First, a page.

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Ouch My Generator featuring Oathbreaker, Coilguns and more

Ouch My Generator Oathbreaker Coilguns Bastions Undersmile

As the colder months draw in and people spend less time outside drinking and more time inside…well, drinking…you tend to get more all-day events popping up. It’s a good way to spend your weekend, although it does take a real chunk out of your weekend.

For this reason, I only made it down to Nightshift Promotions’ semi-regular Ouch My Generator all-dayer for the last four bands – although I caught the final track of Kruger‘s set, and it seemed like I missed out; vocalist Renaud had the crowd in his thrall, and there was something very intriguing about their sound.

I was also advised that Telepathy put on a pretty rad show, but alas, the first act I caught was Oxfordshire four-piece Undersmile.

When you spend as much time as I do listening to either tech or melodic music, it can be quite hard to get on with sludge and particularly doom genres, and this is exactly where these guys fall on the musical spectrum. Their sound is grave and muddy, and guitarists Hel and Taz deliver their shared vocal duties in a manner that is deadpan and dirgeful – like we’re at a wake for the grim reaper himself.

I’m pretty sure this is perfect for the genre, but it’s not for me. The vocals are at times off-key – intentionally? – and the drawn-out music repetitive. When they break into screaming there’s some urgency, but it’s a little too sparse for me

In stark contrast, Bastions produce some of the most thrilling emotive hardcore I’ve heard live in quite a while. My knuckles don’t reach quite low enough to the floor for the machismo bro-down culture surrounding some hardcore bands, but this is the other side of the coin, and the kind of passion and fury found in this Welsh quartet is stonkingly evocative.

In the vein of Defeater and La Dispute, Bastions play emotional hardcore like they were born with it in their veins. Vocalist Jamie Burne is wild-eyed and clearly heavily invested in the material. It shows that he cares, and when the crowd start shouting out the intro to “Augury” he is visibly touched.

In fact, the crowd are clearly into them throughout; movement is almost constant, and they’re repaid in kind by the kineticism from the stage. There are only four of them – including fill-in drummer Casey McHale from Goodtime Boys – and it’s notable that because of this, each instrument is laid bare – you can hear every note, every strum, every idiosyncrasy. It makes for a sort of honesty that is perfect for the style, and it elevates the performance considerably.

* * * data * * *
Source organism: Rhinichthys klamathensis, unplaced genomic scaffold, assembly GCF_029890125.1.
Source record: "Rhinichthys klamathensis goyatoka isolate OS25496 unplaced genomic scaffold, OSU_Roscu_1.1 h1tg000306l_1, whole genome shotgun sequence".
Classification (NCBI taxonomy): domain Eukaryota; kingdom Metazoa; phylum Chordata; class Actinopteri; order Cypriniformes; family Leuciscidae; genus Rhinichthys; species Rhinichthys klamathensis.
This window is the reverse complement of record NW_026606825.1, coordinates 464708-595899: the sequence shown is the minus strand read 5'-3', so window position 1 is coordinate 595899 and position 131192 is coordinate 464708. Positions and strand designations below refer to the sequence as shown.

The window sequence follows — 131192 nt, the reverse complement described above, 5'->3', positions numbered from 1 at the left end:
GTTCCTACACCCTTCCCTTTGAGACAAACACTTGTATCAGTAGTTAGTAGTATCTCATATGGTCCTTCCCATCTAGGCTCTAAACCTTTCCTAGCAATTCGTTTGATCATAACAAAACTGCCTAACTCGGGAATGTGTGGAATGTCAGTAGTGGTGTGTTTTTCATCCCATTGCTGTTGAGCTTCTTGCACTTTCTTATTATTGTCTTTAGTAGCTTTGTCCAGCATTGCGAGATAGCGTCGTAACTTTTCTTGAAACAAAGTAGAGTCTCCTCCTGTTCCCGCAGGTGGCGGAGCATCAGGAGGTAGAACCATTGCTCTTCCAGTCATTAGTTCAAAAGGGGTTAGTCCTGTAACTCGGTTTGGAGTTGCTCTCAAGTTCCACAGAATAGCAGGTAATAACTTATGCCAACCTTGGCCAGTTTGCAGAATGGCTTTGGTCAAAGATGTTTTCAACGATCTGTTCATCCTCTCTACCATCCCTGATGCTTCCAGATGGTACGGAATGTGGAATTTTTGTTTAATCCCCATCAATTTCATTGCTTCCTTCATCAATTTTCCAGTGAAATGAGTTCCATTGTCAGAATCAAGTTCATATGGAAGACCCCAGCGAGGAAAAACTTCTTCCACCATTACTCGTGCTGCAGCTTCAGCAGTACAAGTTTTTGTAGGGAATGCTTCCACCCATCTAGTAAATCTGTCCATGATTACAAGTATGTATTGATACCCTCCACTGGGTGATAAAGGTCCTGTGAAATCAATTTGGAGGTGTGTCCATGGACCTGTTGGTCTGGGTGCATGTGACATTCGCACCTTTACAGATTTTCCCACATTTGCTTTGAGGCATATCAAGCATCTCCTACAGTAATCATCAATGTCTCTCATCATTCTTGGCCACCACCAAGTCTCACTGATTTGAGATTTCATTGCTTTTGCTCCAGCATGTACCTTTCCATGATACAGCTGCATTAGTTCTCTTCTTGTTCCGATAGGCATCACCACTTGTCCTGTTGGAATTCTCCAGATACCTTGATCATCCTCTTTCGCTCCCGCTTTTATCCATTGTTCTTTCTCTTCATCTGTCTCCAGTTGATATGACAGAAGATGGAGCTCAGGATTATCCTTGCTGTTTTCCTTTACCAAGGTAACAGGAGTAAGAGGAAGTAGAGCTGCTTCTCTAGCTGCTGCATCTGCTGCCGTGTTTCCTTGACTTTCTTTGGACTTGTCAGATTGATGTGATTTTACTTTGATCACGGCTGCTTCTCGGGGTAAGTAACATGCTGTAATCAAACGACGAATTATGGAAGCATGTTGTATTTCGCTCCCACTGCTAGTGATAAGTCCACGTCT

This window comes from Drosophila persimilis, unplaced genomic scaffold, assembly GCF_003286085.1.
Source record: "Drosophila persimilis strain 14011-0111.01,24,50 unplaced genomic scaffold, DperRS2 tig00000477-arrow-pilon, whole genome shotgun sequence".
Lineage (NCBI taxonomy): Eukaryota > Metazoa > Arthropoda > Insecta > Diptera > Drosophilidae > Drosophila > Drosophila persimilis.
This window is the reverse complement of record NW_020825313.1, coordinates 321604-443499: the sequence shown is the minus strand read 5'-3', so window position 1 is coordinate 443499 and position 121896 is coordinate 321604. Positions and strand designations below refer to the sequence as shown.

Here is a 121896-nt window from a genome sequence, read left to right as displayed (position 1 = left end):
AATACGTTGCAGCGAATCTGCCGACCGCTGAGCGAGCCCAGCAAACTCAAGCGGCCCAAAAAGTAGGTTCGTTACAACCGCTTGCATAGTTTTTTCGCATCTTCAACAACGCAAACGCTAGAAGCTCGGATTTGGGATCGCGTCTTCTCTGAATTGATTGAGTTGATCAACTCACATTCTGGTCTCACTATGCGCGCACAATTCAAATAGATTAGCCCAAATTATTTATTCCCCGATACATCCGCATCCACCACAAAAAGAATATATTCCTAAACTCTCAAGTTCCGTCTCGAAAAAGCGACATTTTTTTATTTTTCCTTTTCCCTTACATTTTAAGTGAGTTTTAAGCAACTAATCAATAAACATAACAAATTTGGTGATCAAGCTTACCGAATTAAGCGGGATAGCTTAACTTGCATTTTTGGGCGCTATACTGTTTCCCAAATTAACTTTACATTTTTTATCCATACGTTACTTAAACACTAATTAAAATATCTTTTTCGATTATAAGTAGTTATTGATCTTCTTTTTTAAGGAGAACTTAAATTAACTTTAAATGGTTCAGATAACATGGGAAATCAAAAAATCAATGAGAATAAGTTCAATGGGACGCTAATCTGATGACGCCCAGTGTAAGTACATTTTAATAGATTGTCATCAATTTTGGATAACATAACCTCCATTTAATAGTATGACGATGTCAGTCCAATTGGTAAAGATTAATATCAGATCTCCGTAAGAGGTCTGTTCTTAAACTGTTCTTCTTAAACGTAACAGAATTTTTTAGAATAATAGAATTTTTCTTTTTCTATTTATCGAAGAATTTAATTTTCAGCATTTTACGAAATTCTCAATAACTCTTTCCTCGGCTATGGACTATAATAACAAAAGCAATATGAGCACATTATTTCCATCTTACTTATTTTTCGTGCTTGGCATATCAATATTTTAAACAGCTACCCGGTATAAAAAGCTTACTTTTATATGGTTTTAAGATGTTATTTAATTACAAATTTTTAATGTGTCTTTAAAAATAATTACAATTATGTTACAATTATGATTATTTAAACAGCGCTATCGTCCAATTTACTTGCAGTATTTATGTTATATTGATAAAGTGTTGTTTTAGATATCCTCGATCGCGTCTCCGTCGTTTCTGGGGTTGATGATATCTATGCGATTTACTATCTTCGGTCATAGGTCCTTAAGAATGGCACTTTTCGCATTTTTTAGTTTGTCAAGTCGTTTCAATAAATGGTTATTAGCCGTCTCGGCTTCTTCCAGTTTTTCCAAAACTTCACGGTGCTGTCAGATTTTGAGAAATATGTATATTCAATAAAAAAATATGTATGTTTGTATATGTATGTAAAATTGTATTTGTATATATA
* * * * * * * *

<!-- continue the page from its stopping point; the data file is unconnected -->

Coilguns were the only band on the bill I’d seen or even listened to before, but that was more than enough to secure my attendance. The first time Simon and I met was when these guys played a tiny basement show in Islington early last year, and we’ve both been besotted with the Swiss trio ever since.

All three used to be members of The Ocean, but their output here couldn’t be more different; angular, frenetic and dissonant, songs blur together in a wall of noise. As sole guitarist Jona Nido and drummer Luc Hess ramp up the noise on stage, frontman Louis Jucker walks the entirety of the room, ‘encouraging’ the stragglers at the back to move to the front.

He then proceeds to barrel though them as the first proper track kicks in, and from then on he barely keeps to the stage, let alone stands still. A small subset at the front attempt to match his erratic movement, but he’s almost literally a blur and I have to remove my glasses for safety, so I have no idea where he is half the time.

He’s the focal point of a swarm of activity that somehow engulfs the room, despite the small size of the band. Luc makes excellent use of his kit, which is bijou at best. “Earthians” sees him banging out a tribal rhythm using just the bass, tom and snare, before Louis and and one or two others pick up guitars and contribute to the song’s epic build.

Favourites such as “Commuters Part 1” and “Plug-In Citizens” threaten to level the venue with their volatile energy, and by the end of the set, there are a lot of smiling faces, as well as a few heaving lungs. Probably a pints of spilled liquid on the floor too.

I’d been hearing good things about Oathbreaker all evening (“oh man, you’re in for a treat”) so expectations were high. They did not disappoint.

I hadn’t realised before, but the Belgian band are signed to Deathwish Inc. I maintain that this is usually an indelible mark of quality, and even from their staging, you can see this is true. Vocalist Caro is dressed in a floor-length white gown, with her long hair covering her face for much of the set as she screams and bellows into the mic, looking much like Samara from The Ring. She’s almost as scary.

They play a composite of hardcore and black metal; unearthly shrieked vocals and cymbal-heavy percussion combining with thundering pace and chunky riffs. Labelmates Black Breath spring to mind, and the crowd regularly breaks out into a thrashing moshpit around the venue’s central column; you can’t help but move.

There’s also a cultish aspect in the slower, hypnotic songs; you almost feels your eyes glaze over and your body sway of its own accord. By the time they finish, the audience is in love, and want more. Fucking fantastic stuff.